Survival (teaching the infinitive)

Deserted Island

Survival on a deserted island

I absolutely love this lesson because it is a great way to get students working together and having fun while getting the hang of an important grammar point. The infinitive form of verbs.

to + verb
to cut, to start, to help, to protect etc.

I also like this lesson because it’s easily adaptable to levels and you only have to change the expected outcomes between beginner and advanced students.

Materials: One worksheet (which I will upload in a couple of days)
Time: Approximately 80 minutes

I start this lesson by doing a simple brainstorming activity to get the students thinking about the types of items they would want with them to survive on a deserted island. How you do the warmer is up to you but I like to be a bit direct and to the point with this as other parts of the lesson will take up more time. (students will undoubtedly mention things like, tent, knife, flashlight, blanket and other items they associate with camping)

Part 1: 
Pass out a worksheet to every student or in pairs if it’s a large class. Read the short description of the situation that they are in. (stranded on a tropical island etc) They will work together to choose 12 items from a list of 24 that they think will be essential for survival given the scenario provided.

The 24 items are as follows:
matches, batteries, flashlight, water purification tablets, insect repellent, rope, knife, bottled water, toilet paper, clean clothes, tooth brush, tent, map, pencil and paper, digital camera, umbrella, sunblock, sun glasses, fishing rod, mirror, blanket, energy bars, jacket, flare gun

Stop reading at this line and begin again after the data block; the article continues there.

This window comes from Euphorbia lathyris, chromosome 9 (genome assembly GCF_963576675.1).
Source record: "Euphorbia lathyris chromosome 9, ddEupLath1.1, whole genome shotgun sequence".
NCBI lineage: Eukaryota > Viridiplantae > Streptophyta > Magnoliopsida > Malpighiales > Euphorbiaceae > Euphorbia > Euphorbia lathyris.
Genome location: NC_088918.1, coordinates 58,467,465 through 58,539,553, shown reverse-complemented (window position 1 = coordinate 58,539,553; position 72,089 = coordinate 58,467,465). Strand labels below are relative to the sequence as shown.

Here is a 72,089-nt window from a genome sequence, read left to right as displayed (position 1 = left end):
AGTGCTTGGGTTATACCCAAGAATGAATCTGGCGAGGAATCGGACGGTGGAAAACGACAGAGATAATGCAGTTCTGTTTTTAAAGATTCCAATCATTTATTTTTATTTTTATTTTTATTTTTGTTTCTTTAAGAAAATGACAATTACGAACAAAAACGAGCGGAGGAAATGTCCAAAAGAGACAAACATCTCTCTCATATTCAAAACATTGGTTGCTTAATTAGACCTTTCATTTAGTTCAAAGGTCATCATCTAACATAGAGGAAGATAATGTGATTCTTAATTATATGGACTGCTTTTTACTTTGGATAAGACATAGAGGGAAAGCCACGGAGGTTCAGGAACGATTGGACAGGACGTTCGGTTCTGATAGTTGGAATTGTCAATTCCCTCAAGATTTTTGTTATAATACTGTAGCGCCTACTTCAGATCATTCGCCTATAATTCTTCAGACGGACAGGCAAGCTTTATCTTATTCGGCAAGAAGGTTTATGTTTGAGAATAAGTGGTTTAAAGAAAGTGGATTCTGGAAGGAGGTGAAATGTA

Part 2: 
Once students have discussed this with their partner or come up with a list on their own then combine groups of students into 4-5. (again depending on classroom situation, odd number of students doesn’t matter)

Students will now discuss in groups and debate together which 12 items they should bring. Hopefully different pairs of students came up with different ideas and they’ll have to argue their point. This is where you need to present the language form to them.

Give some examples:
We will need to bring the umbrella “to protect” us from the sun and rain.
We should bring matches “to start a fire” “to keep us warm” ” to protect us from animals.”

Since the infinite form of verbs provides us a way to give reasons with out using the word, “because” encourage them not to say “because”  Students should provide more than one reason if possible for each 12 items.

Part 3: 
Now it’s time for the students to report back to the rest of the class and try to come up with a final list of 12 items that the whole class can agree on. I usually do this by adding the items that all or a majority of groups think are essential and then we debate the final few items as a class. Who ever has the best arguments or can convince other groups that their idea is better will get that item included.

Here you can have a pre-made list of the 12 most important items and tell them if they have at least 10 of them then we survive as a class but if we don’t then … well that’s fate.

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